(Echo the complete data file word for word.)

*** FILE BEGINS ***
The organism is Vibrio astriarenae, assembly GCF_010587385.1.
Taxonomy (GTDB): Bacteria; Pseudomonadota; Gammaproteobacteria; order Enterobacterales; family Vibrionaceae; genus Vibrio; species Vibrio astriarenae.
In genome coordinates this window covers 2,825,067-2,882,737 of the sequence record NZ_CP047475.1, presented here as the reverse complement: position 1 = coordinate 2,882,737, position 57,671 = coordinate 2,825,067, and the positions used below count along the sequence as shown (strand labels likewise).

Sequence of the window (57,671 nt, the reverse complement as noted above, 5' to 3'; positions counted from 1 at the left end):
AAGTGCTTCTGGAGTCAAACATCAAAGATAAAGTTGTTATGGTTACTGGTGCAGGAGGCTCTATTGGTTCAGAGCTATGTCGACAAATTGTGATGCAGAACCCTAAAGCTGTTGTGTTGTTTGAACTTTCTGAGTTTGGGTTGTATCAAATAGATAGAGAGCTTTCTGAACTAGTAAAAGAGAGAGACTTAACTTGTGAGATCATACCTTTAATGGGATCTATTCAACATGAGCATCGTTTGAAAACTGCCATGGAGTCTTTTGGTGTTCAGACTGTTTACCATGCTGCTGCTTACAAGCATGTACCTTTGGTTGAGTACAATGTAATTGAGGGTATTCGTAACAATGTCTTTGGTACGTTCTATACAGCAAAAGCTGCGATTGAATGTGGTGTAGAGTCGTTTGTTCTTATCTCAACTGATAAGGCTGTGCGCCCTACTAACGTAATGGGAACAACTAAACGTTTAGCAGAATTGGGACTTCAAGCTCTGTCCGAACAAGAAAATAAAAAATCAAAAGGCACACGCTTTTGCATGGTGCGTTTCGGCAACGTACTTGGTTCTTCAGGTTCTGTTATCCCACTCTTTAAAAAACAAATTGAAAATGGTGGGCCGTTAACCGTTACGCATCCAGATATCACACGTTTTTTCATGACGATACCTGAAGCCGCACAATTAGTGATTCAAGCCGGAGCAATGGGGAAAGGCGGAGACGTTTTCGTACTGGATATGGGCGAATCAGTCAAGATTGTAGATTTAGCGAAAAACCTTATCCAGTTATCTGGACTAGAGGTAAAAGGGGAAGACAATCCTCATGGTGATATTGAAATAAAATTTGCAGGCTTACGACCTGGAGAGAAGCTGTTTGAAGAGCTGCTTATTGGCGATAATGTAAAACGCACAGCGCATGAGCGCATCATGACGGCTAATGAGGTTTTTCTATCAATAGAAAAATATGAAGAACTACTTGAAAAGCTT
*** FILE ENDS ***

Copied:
The organism is Vibrio astriarenae, assembly GCF_010587385.1.
Taxonomy (GTDB): Bacteria; Pseudomonadota; Gammaproteobacteria; order Enterobacterales; family Vibrionaceae; genus Vibrio; species Vibrio astriarenae.
In genome coordinates this window covers 2,825,067-2,882,737 of the sequence record NZ_CP047475.1, presented here as the reverse complement: position 1 = coordinate 2,882,737, position 57,671 = coordinate 2,825,067, and the positions used below count along the sequence as shown (strand labels likewise).

Sequence of the window (57,671 nt, the reverse complement as noted above, 5' to 3'; positions counted from 1 at the left end):
AAGTGCTTCTGGAGTCAAACATCAAAGATAAAGTTGTTATGGTTACTGGTGCAGGAGGCTCTATTGGTTCAGAGCTATGTCGACAAATTGTGATGCAGAACCCTAAAGCTGTTGTGTTGTTTGAACTTTCTGAGTTTGGGTTGTATCAAATAGATAGAGAGCTTTCTGAACTAGTAAAAGAGAGAGACTTAACTTGTGAGATCATACCTTTAATGGGATCTATTCAACATGAGCATCGTTTGAAAACTGCCATGGAGTCTTTTGGTGTTCAGACTGTTTACCATGCTGCTGCTTACAAGCATGTACCTTTGGTTGAGTACAATGTAATTGAGGGTATTCGTAACAATGTCTTTGGTACGTTCTATACAGCAAAAGCTGCGATTGAATGTGGTGTAGAGTCGTTTGTTCTTATCTCAACTGATAAGGCTGTGCGCCCTACTAACGTAATGGGAACAACTAAACGTTTAGCAGAATTGGGACTTCAAGCTCTGTCCGAACAAGAAAATAAAAAATCAAAAGGCACACGCTTTTGCATGGTGCGTTTCGGCAACGTACTTGGTTCTTCAGGTTCTGTTATCCCACTCTTTAAAAAACAAATTGAAAATGGTGGGCCGTTAACCGTTACGCATCCAGATATCACACGTTTTTTCATGACGATACCTGAAGCCGCACAATTAGTGATTCAAGCCGGAGCAATGGGGAAAGGCGGAGACGTTTTCGTACTGGATATGGGCGAATCAGTCAAGATTGTAGATTTAGCGAAAAACCTTATCCAGTTATCTGGACTAGAGGTAAAAGGGGAAGACAATCCTCATGGTGATATTGAAATAAAATTTGCAGGCTTACGACCTGGAGAGAAGCTGTTTGAAGAGCTGCTTATTGGCGATAATGTAAAACGCACAGCGCATGAGCGCATCATGACGGCTAATGAGGTTTTTCTATCAATAGAAAAATATGAAGAACTACTTGAAAAGCTT